In this type, the parties stood a certain number of paces from one another, each with a pistol in hand. The challenged party would get to go first, so the challenger would turn his body in profile, offering as little target as possible. The challenged party would then fire one shot at his opponent. If the shot missed, or failed to seriously injure his target, then the challenger would get his turn.
If neither party killed or seriously injured his opponent with the first shot, they could continue to a second round, or end the duel, with neither side losing face or honor. In fact, it was somewhat common for opponents to fire their pistols into the ground, or otherwise intentionally miss each other. This was a good way to get out of the duel without looking like a ninny. Of course, you had to hope that your opponent wasn't going to shoot at you after you fired your round into the floor.
The flintlock pistol was the greatest advance in pirating since the wooden leg. Developed in the 1600s, these pistols revolutionized ship-to-ship combat (and on-land raiding). The concept was fairly simple: gunpowder was stuffed into the barrel. A lead ball, usually wrapped in some sort of fabric, was stuffed in. A metal rod (normally embedded in the bottom of the gun's barrel) was removed and used to jam the ball and powder as far back as possible, and as close as possible. A hammer (sometimes called a cock [insert giggles here]) was then pulled back half-way and left that way until the gun was ready to fire. The pistol technically was not meant to fire in this position, although sometimes they were known to go off half-cocked (and yes, that is the origin of that expression). When the gun was ready to be fired, the hammer (or cock, hehehehe) was pulled back all the way and the trigger was squeezed. A the top of the hammer, a piece of flint was held in place by a vice. When the trigger was squeezed, the hammer was released and the flint struck a metal plate known as a frizzen. A spark would be created, which would light the powder in the barrel, which in turn would make a satisfying "boom" sound. A by-product of this "boom" was the ejection of the lead ball from the barrel at a high rate of speed. Flintlock owners had to be careful that the barrel was not facing anyone when they created their "boom" sound or injury or death could result.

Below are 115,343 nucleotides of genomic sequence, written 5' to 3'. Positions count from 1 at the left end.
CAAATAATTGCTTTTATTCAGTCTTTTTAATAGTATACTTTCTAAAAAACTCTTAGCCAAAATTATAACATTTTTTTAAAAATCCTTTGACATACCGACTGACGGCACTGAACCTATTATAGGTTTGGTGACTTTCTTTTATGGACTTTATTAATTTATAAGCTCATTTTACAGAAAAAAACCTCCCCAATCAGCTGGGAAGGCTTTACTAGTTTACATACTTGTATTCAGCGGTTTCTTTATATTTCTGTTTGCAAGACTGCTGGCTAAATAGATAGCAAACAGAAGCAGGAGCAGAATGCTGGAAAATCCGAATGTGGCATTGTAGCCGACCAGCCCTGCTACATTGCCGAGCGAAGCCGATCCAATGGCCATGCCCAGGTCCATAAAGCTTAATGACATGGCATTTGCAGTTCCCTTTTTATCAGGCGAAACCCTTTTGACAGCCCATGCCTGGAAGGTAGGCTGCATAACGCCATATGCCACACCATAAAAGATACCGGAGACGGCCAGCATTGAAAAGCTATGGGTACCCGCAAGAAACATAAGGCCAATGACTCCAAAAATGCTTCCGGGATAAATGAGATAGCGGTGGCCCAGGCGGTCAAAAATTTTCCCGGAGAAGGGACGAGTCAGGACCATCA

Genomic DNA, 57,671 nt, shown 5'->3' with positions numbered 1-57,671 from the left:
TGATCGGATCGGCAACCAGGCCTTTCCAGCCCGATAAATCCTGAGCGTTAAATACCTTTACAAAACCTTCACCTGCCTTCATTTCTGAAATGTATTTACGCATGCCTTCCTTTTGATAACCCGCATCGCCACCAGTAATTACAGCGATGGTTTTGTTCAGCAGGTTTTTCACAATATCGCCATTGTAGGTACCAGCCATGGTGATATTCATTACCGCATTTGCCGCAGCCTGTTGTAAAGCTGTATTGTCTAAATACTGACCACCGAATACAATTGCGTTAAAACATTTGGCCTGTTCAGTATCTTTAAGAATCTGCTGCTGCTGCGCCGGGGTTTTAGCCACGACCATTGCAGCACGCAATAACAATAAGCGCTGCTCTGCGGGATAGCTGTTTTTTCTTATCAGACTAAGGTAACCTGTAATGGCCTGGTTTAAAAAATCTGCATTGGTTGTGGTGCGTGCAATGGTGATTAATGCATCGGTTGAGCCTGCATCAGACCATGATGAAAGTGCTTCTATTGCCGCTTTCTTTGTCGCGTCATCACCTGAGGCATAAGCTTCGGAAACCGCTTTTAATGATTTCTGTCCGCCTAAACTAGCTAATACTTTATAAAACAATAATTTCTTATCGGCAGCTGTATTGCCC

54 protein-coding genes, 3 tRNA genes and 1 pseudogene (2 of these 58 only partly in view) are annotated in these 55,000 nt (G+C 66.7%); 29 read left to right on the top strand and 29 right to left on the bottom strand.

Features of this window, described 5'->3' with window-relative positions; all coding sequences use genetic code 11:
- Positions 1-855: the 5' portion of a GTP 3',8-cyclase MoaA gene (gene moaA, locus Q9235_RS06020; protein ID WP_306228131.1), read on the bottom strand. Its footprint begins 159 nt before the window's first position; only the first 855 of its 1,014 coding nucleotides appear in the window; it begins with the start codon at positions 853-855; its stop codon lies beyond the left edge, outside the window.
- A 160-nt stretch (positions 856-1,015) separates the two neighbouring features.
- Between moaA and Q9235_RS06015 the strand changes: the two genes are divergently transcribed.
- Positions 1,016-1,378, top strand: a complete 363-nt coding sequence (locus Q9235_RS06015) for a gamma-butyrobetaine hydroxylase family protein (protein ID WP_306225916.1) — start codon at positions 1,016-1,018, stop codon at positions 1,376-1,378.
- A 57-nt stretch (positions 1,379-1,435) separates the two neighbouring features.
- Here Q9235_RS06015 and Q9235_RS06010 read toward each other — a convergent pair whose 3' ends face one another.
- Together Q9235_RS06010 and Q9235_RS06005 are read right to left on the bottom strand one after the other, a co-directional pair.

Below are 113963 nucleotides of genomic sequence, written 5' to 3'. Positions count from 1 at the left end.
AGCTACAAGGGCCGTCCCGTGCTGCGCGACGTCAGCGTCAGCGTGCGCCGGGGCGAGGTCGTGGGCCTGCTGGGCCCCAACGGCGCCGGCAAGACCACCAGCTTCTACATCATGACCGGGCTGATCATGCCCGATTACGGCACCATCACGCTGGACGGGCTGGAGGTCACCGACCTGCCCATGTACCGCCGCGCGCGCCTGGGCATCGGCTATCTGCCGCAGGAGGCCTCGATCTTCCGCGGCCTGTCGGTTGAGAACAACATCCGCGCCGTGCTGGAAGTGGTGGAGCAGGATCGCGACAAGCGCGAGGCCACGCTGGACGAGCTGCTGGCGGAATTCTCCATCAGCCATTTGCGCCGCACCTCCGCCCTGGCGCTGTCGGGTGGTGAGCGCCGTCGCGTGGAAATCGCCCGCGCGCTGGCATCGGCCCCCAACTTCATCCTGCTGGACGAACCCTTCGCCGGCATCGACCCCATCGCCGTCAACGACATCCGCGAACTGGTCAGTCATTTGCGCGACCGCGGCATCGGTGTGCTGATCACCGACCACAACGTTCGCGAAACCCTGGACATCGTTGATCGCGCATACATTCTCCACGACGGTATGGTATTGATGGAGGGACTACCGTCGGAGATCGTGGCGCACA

Moisture or water was one of the greatest threats to flintlock pistols. Wet powder would not light when sparked, so the flintlock owner would neither get the satisfying "boom" nor the lethal projectile flying from their barrel. Instead, this would often mean that they, themselves, would be the target of an opponent's satisfying boom and resultant projectile. That, or a sword through the esophagus.
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"Because of the formidable length of battle swords, many feature a riccatta - a dull section of the blade just below the hilt. The swordsman could place a hand on this
riccatta allowing him to grip the blade a little higher, which gave the swordsman more leverage for the swing (a bit like
hoking up on a modern baseball bat). This was especially useful for in-fighting (fighting at close quarters), or for more